Wednesday, January 28, 2009

Forget Economic Recovery, What About Image?

Horse racing is my passion. As an equine artist, it's my precious muse. I worked almost thirty years in the industry beginning as a hot walker of course, making my way up the ranks to groom, pony girl, exercise rider, assistant trainer, trainer and owner/breeder - to real jobs in the racing office as program production coordinator, clerk of the course and placing judge. The first time I got on a horse in 1968 at Lincoln Downs almost created a national scandal. Race trackers know what I'm talking about.

I tell you this so you know from whence I speak. Horse racing is in a sad situation. Yes economically, but also from a self-induced bad rap. As I listened to the not so subtle snipes quipped during the Eclipse Awards on Monday night, one has to wonder what it will take to bring my beloved sport back to respectable legitimacy.

Let's see. Steroids. Milkshakes. Cobra venom. Eight Belles. Rick Dutrow. PETA. Questionable synthetic surfaces. Drug violations for Asmussen, Pletcher, O'Neil, Mullins et al. Our beloved Jack Van Berg told a congressional sub-commitee: “It’s chemical warfare out there." Ouch. Of course he's right but I'll tell you that EVERYONE is responsible. From the owners who place extreme pressure on the trainers to produce, to the vets who research the next undetectable in their basements, to racing management looking elsewhere. And all the shysters in between.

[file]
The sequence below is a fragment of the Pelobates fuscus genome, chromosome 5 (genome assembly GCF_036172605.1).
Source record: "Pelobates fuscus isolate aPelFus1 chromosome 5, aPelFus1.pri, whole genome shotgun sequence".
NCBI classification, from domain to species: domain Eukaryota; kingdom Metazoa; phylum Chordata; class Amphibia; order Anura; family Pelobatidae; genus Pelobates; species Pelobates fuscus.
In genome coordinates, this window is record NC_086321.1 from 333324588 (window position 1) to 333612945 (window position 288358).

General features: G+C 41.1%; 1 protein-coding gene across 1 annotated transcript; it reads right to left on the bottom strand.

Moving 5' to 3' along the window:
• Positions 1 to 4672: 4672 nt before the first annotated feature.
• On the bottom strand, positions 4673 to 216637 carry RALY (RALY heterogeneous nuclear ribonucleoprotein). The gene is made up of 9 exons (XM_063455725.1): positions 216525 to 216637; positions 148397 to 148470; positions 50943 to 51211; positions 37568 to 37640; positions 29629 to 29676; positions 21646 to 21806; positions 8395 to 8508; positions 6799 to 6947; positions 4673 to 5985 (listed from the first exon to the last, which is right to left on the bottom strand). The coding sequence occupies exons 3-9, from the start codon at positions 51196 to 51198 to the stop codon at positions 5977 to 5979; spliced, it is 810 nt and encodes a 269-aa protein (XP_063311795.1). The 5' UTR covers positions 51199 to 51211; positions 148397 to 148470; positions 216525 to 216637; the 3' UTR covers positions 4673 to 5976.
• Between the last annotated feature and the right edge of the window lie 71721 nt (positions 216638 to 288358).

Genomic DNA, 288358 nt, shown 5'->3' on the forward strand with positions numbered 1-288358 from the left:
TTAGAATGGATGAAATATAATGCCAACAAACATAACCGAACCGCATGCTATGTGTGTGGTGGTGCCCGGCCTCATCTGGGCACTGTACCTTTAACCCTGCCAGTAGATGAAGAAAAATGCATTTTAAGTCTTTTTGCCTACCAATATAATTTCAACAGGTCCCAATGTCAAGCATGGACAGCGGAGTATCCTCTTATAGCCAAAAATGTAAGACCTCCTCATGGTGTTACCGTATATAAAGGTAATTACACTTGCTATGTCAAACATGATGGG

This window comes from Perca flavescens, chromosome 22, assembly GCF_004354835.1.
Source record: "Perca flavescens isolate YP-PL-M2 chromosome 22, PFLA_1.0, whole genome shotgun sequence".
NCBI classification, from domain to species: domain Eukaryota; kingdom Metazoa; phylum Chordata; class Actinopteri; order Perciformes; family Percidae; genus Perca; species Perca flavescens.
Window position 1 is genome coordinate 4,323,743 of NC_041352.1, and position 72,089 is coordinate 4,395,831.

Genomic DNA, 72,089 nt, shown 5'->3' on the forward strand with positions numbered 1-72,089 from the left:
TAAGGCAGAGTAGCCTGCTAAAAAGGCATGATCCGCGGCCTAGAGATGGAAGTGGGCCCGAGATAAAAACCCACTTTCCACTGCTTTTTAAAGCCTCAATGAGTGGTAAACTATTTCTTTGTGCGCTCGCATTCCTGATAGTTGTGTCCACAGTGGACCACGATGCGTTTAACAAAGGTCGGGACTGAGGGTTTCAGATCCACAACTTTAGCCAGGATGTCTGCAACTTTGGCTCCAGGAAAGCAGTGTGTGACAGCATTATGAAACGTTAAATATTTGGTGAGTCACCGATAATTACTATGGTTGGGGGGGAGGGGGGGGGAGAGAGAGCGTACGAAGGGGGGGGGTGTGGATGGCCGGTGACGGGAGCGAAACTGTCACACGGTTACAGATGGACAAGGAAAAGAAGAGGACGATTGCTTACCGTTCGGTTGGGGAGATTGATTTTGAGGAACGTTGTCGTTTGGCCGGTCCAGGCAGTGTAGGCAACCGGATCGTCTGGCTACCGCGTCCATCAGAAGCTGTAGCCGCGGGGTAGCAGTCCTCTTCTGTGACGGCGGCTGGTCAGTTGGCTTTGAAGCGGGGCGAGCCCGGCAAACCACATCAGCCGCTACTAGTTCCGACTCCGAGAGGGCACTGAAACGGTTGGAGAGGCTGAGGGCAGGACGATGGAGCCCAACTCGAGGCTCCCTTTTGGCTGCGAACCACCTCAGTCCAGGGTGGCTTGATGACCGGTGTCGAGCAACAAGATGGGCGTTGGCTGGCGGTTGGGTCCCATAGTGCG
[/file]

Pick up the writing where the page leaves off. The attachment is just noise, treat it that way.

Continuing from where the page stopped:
What does this mean to me as an artist? A good portion of clients purchasing my artwork are not associated with racing or even horse racing fans in particular. They tell me they love the action and color. Recently, their response to my latest paintings is (politely) : "I'm not into horse racing, do you have something available in foxhunting? (or hunter/jumper, dressage, polo, western, reining, driving, paso fino, arabs, pintos, farm scenes and all the rest)